This year New York City is celebrating the 100th anniversary of the Harlem Renaissance, a period of cultural change and remarkable creativity that took place in an uptown Manhattan neighborhood during the 1920s. It was a time when Harlem’s African American writers, artists and musicians—the likes of Langston Hughes, Zora Neale Hurston and Claude Mackay; Duke Ellington, Bessie Smith and Louis Armstrong—challenged the status quo in music, fiction and fine arts. The cultural movement sparked pride, defied stereotypes and turned the neighborhood into a hotbed of art and activism.
A host of events, including jazz, dance and chorus performances, will mark the centennial. You can also observe the movement’s lasting impact any day of the year with a visit to Harlem—just take the A train (as the Duke Ellington Orchestra song urges) to 125th Street and check out some of neighborhood’s historic sites and vibrant cultural institutions. Read on for info on where to go.
The former vaudeville theater hosted a slew of African American jazz musicians in the 1920s and ’30s, including a young Billie Holiday, who sang in the upstairs room at this hopping nightspot. The current incarnation showcases events, concerts and even dancing on some nights.
Before turning into one of the country’s most famous venues for black performers, this landmark theater was a burlesque club that refused to admit African American patrons. Many have graced its stage, including Harlem Renaissance luminaries such as Bessie Smith and Duke Ellington. Today, it’s still “Showtime at the Apollo,” and you can see many of today’s hottest acts in concert or hit Amateur Night.
Cab Calloway and Duke Ellington made their mark at this uptown nightclub during an era of segregation (there was a whites-only entrance policy during the club’s initial Harlem stay). Though not the original building or location of the famed venue, this space on the neighborhood’s west side still focuses on the jazz beat that made Harlem swing in the 1920s and early ’30s.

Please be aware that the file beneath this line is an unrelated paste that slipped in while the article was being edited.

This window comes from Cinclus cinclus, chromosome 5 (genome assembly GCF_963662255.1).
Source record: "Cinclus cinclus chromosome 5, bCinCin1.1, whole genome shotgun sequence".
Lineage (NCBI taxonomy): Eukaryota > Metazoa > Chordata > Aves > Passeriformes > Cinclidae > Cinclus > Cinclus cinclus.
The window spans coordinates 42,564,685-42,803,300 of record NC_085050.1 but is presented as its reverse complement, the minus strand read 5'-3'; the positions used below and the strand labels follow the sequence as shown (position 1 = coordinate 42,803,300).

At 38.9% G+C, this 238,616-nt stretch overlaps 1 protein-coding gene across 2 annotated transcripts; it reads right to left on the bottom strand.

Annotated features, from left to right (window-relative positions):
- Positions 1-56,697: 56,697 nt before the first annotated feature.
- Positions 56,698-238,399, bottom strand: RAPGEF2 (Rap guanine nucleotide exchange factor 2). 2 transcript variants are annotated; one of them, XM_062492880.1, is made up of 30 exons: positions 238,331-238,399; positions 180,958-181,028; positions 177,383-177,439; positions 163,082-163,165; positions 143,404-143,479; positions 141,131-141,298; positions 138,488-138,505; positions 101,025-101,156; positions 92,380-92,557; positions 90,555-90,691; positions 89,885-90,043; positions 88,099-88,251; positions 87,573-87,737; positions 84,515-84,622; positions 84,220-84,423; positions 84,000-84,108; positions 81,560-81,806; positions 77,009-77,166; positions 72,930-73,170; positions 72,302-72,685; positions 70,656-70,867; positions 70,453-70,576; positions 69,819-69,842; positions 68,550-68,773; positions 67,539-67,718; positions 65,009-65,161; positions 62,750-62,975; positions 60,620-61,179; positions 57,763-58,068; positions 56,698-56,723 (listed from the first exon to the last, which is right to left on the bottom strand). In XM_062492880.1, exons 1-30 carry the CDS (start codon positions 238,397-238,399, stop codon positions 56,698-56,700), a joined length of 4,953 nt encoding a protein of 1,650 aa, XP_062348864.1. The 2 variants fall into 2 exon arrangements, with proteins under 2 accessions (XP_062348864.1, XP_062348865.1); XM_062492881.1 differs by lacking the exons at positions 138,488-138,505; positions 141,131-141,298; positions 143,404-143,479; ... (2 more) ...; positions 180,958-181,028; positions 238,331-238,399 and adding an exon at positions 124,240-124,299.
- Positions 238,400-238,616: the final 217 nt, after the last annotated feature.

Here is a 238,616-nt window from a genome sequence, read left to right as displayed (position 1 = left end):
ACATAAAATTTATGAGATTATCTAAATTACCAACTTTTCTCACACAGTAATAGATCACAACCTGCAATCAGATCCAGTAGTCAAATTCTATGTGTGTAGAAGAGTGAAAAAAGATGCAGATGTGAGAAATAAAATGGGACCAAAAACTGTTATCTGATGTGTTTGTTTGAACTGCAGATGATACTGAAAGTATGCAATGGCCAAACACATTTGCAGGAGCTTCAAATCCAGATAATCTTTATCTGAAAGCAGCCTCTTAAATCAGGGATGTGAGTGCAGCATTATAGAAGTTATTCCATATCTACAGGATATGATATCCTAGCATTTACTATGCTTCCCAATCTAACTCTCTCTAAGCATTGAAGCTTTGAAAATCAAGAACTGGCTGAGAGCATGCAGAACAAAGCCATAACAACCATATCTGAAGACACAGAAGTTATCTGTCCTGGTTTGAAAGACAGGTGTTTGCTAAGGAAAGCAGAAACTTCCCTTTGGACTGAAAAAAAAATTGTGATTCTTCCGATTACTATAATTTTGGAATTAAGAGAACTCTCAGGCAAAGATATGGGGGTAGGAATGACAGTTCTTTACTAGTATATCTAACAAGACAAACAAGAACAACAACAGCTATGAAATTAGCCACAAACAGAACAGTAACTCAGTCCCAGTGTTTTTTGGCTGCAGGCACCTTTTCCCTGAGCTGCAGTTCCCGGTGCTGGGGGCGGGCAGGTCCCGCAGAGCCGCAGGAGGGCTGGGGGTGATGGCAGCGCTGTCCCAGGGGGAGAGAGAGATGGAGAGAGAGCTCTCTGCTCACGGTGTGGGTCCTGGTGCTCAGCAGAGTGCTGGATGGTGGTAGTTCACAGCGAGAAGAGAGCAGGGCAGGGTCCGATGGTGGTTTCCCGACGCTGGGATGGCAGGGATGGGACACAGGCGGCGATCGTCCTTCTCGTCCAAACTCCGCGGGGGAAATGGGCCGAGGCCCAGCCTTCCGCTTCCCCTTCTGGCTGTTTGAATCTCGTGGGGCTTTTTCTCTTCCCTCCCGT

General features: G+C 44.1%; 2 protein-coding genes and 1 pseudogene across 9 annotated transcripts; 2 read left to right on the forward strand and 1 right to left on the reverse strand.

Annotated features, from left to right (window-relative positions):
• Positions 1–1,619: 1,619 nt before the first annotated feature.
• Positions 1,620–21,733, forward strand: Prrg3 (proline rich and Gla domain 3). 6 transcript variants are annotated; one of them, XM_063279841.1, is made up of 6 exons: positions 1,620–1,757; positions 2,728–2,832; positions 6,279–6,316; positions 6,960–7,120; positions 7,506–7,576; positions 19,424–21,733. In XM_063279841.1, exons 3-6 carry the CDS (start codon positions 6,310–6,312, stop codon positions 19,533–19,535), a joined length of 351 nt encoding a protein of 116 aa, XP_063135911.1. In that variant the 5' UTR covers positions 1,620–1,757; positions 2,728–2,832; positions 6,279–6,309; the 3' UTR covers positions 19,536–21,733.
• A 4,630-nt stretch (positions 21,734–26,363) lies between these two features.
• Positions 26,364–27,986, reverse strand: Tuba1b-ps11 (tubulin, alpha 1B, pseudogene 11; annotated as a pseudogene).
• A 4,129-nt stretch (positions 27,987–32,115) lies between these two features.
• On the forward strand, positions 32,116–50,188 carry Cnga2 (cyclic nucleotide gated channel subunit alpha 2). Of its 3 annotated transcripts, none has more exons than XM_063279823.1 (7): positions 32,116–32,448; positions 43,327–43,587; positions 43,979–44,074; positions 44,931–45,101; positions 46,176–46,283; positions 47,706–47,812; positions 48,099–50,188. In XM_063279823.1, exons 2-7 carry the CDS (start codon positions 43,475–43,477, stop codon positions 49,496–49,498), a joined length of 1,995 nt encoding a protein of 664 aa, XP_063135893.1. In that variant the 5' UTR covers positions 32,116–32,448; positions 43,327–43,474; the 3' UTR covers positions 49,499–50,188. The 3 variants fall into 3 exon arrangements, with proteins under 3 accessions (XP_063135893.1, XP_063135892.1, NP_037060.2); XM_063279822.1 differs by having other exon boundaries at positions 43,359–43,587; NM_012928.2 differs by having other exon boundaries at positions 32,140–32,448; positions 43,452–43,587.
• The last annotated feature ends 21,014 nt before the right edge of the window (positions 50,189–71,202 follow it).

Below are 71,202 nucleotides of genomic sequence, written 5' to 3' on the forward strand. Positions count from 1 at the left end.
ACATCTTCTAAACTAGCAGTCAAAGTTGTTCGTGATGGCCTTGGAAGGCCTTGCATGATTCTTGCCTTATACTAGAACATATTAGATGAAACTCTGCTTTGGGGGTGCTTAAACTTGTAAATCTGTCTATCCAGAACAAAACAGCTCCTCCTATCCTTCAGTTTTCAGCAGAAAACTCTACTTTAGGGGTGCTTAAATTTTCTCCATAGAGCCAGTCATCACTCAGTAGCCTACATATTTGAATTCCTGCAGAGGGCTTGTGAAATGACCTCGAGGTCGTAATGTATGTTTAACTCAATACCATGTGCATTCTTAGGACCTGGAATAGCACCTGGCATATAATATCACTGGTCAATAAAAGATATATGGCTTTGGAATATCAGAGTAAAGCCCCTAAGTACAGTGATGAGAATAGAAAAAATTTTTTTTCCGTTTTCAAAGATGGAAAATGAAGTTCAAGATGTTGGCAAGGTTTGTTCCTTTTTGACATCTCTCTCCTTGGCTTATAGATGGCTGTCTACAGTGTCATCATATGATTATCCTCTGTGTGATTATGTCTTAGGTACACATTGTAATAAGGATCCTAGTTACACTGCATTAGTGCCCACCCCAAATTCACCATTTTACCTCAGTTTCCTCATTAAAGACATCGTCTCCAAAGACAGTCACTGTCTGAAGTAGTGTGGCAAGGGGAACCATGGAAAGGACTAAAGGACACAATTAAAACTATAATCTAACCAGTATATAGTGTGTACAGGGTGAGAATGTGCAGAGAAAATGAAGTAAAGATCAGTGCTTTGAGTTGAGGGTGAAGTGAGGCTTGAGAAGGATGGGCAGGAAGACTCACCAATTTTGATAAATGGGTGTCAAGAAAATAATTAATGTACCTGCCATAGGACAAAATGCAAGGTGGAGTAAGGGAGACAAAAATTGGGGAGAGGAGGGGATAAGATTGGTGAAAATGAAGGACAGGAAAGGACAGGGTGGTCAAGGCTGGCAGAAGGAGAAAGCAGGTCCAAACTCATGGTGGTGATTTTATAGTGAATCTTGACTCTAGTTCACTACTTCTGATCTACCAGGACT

This local theater company got its start in the 1970s, though it harks back to Harlem’s rich performing arts past through a mix of dance, drama, jazz and experimental performances.
Known as the birthplace of bebop, this music club opened in Harlem in 1938 and featured star turns by musical giants such as Ella Fitzgerald, Louis Armstrong and Miles Davis. Today’s incarnation (the original was destroyed by a fire) hosts jazz performances and serves modern steakhouse cuisine.
National Jazz Museum in Harlem
Founded in 1997, this organization has a two-pronged purpose: to tell the history of jazz and to keep this musical art form alive and present in the community today. In addition to exploring the collection, you can attend lectures and witness jam sessions.
A go-to on the Harlem food scene since 1962, this classic restaurant is renowned for Southern dishes like smothered chicken, fried catfish and collard greens. It serves as a center of neighborhood social life.
Visit the official Harlem Renaissance 100 website for details on the centennial celebration and all upcoming events.